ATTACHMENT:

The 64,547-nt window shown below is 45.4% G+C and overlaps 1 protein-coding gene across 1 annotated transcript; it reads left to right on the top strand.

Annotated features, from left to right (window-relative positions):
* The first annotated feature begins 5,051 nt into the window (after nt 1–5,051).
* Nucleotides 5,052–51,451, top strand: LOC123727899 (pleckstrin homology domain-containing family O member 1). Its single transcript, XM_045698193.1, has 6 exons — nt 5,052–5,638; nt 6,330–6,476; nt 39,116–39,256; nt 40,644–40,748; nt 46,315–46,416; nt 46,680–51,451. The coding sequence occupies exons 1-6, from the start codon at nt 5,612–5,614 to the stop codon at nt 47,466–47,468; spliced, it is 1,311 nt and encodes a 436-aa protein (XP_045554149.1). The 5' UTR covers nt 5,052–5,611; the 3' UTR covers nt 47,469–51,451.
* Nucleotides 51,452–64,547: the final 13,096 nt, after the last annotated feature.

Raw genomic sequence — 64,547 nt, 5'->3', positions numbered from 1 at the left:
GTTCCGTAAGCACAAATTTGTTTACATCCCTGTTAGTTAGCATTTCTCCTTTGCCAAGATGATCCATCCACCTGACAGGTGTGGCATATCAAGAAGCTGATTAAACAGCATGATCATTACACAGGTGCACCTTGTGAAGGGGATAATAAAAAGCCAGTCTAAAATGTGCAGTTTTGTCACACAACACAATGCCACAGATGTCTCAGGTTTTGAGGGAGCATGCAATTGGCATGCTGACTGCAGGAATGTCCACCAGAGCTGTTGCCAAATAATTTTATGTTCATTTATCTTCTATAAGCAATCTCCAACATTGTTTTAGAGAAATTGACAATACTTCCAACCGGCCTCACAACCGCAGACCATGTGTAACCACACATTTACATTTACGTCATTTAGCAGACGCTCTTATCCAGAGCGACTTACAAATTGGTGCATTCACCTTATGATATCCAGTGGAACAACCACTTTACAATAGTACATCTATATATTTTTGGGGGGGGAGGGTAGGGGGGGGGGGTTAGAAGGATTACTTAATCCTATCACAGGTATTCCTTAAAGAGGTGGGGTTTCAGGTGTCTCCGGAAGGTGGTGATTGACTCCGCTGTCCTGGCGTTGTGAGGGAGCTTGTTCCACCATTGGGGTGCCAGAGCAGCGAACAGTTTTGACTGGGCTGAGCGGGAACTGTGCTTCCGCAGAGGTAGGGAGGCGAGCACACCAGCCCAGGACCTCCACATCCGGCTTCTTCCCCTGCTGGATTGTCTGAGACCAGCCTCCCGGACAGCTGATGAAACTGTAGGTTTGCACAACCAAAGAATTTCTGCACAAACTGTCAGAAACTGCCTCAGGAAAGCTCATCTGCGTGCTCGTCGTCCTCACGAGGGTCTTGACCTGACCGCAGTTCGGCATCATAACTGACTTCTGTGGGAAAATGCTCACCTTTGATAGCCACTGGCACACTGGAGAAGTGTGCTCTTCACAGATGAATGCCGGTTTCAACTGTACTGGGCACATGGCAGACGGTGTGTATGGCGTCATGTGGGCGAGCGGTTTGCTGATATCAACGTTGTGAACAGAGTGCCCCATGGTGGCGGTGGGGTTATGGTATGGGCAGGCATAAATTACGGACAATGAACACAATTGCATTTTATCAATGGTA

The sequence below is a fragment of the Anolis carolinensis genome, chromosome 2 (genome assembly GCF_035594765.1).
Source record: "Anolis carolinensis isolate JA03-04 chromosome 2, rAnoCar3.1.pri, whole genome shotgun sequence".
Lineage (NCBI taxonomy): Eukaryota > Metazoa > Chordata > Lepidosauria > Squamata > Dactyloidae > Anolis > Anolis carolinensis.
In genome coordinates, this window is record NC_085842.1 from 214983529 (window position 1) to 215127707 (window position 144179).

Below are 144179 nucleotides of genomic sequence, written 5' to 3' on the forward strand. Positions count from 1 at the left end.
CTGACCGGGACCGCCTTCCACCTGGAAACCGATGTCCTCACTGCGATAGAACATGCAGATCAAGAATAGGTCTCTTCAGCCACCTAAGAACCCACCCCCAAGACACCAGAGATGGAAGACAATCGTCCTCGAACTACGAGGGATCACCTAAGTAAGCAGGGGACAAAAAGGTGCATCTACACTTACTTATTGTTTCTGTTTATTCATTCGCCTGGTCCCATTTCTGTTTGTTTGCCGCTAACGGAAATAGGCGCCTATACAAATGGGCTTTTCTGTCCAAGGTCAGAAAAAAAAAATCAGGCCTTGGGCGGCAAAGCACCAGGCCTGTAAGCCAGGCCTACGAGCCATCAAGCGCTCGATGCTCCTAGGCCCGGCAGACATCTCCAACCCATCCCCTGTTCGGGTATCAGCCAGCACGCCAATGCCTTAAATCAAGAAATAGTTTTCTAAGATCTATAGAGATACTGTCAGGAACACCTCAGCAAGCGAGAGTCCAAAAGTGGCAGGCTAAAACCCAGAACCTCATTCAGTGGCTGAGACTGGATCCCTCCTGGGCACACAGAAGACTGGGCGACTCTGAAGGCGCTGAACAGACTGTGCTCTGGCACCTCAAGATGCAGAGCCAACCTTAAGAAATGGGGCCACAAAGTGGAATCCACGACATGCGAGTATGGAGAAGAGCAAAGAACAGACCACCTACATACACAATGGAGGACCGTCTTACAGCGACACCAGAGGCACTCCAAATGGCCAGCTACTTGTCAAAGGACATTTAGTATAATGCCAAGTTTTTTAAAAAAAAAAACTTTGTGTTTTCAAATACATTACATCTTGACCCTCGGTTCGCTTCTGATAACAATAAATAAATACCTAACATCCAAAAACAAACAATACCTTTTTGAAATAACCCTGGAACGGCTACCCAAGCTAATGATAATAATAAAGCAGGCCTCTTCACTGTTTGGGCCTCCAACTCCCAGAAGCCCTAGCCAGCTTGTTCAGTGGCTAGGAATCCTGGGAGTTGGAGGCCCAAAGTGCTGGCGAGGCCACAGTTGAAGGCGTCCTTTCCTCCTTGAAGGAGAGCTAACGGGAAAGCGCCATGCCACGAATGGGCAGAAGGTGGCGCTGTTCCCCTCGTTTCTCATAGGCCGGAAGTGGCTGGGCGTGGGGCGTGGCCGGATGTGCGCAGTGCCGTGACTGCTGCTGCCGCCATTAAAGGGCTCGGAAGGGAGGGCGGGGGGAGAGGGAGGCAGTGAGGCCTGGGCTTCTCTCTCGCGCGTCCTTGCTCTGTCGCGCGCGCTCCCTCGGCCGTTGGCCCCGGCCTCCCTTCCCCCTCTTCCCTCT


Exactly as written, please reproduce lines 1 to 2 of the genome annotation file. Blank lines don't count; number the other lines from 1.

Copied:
The 64,547-nt window shown below is 45.4% G+C and overlaps 1 protein-coding gene across 1 annotated transcript; it reads left to right on the top strand.

Annotated features, from left to right (window-relative positions):